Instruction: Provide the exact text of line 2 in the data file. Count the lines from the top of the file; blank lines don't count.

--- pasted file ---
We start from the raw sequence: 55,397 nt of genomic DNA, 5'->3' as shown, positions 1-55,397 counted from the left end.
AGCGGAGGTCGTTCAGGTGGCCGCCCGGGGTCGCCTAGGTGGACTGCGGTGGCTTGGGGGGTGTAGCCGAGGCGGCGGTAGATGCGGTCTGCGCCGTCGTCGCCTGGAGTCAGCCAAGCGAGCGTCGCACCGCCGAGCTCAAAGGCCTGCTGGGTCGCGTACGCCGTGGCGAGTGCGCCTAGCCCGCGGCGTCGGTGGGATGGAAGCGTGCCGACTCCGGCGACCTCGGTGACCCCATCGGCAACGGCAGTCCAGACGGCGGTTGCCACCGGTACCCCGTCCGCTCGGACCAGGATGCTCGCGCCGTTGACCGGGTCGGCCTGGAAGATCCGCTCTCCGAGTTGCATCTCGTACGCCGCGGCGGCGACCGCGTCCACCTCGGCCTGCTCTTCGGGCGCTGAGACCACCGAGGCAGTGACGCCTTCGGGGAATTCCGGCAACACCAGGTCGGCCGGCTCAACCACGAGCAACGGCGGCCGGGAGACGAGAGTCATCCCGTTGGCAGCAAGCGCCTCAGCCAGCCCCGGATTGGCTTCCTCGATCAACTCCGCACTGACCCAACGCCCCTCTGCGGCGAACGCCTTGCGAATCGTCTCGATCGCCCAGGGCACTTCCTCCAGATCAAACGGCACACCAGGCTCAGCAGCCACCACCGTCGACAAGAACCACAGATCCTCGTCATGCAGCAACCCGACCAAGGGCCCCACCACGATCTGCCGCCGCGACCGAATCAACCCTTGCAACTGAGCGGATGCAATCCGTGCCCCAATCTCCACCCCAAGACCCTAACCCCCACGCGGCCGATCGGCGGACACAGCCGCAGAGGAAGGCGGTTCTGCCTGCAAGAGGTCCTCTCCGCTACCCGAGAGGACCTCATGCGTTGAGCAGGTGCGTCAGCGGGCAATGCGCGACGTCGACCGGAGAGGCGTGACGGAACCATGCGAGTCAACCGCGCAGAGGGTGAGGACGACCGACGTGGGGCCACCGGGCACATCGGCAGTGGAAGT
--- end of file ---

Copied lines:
AGCGGAGGTCGTTCAGGTGGCCGCCCGGGGTCGCCTAGGTGGACTGCGGTGGCTTGGGGGGTGTAGCCGAGGCGGCGGTAGATGCGGTCTGCGCCGTCGTCGCCTGGAGTCAGCCAAGCGAGCGTCGCACCGCCGAGCTCAAAGGCCTGCTGGGTCGCGTACGCCGTGGCGAGTGCGCCTAGCCCGCGGCGTCGGTGGGATGGAAGCGTGCCGACTCCGGCGACCTCGGTGACCCCATCGGCAACGGCAGTCCAGACGGCGGTTGCCACCGGTACCCCGTCCGCTCGGACCAGGATGCTCGCGCCGTTGACCGGGTCGGCCTGGAAGATCCGCTCTCCGAGTTGCATCTCGTACGCCGCGGCGGCGACCGCGTCCACCTCGGCCTGCTCTTCGGGCGCTGAGACCACCGAGGCAGTGACGCCTTCGGGGAATTCCGGCAACACCAGGTCGGCCGGCTCAACCACGAGCAACGGCGGCCGGGAGACGAGAGTCATCCCGTTGGCAGCAAGCGCCTCAGCCAGCCCCGGATTGGCTTCCTCGATCAACTCCGCACTGACCCAACGCCCCTCTGCGGCGAACGCCTTGCGAATCGTCTCGATCGCCCAGGGCACTTCCTCCAGATCAAACGGCACACCAGGCTCAGCAGCCACCACCGTCGACAAGAACCACAGATCCTCGTCATGCAGCAACCCGACCAAGGGCCCCACCACGATCTGCCGCCGCGACCGAATCAACCCTTGCAACTGAGCGGATGCAATCCGTGCCCCAATCTCCACCCCAAGACCCTAACCCCCACGCGGCCGATCGGCGGACACAGCCGCAGAGGAAGGCGGTTCTGCCTGCAAGAGGTCCTCTCCGCTACCCGAGAGGACCTCATGCGTTGAGCAGGTGCGTCAGCGGGCAATGCGCGACGTCGACCGGAGAGGCGTGACGGAACCATGCGAGTCAACCGCGCAGAGGGTGAGGACGACCGACGTGGGGCCACCGGGCACATCGGCAGTGGAAGT